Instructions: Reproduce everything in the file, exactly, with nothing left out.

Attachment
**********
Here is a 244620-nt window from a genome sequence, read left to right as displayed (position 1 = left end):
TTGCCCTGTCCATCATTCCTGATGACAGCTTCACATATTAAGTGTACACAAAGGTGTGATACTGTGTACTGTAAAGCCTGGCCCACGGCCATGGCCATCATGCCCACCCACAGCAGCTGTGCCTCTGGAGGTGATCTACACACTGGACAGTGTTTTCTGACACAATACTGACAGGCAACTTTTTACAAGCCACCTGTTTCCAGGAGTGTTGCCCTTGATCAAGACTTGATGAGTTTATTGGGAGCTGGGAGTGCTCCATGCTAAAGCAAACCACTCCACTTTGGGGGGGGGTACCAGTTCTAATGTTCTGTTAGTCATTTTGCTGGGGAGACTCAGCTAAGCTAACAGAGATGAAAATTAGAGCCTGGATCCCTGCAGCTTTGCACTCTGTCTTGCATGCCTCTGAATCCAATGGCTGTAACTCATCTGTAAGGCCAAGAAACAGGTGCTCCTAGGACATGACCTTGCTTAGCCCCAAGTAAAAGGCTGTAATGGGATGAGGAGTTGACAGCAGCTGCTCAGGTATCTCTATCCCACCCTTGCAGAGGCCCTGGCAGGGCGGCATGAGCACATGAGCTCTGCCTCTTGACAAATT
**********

Here is a 244620-nt window from a genome sequence, read left to right as displayed (position 1 = left end):
TTGCCCTGTCCATCATTCCTGATGACAGCTTCACATATTAAGTGTACACAAAGGTGTGATACTGTGTACTGTAAAGCCTGGCCCACGGCCATGGCCATCATGCCCACCCACAGCAGCTGTGCCTCTGGAGGTGATCTACACACTGGACAGTGTTTTCTGACACAATACTGACAGGCAACTTTTTACAAGCCACCTGTTTCCAGGAGTGTTGCCCTTGATCAAGACTTGATGAGTTTATTGGGAGCTGGGAGTGCTCCATGCTAAAGCAAACCACTCCACTTTGGGGGGGGGTACCAGTTCTAATGTTCTGTTAGTCATTTTGCTGGGGAGACTCAGCTAAGCTAACAGAGATGAAAATTAGAGCCTGGATCCCTGCAGCTTTGCACTCTGTCTTGCATGCCTCTGAATCCAATGGCTGTAACTCATCTGTAAGGCCAAGAAACAGGTGCTCCTAGGACATGACCTTGCTTAGCCCCAAGTAAAAGGCTGTAATGGGATGAGGAGTTGACAGCAGCTGCTCAGGTATCTCTATCCCACCCTTGCAGAGGCCCTGGCAGGGCGGCATGAGCACATGAGCTCTGCCTCTTGACAAATT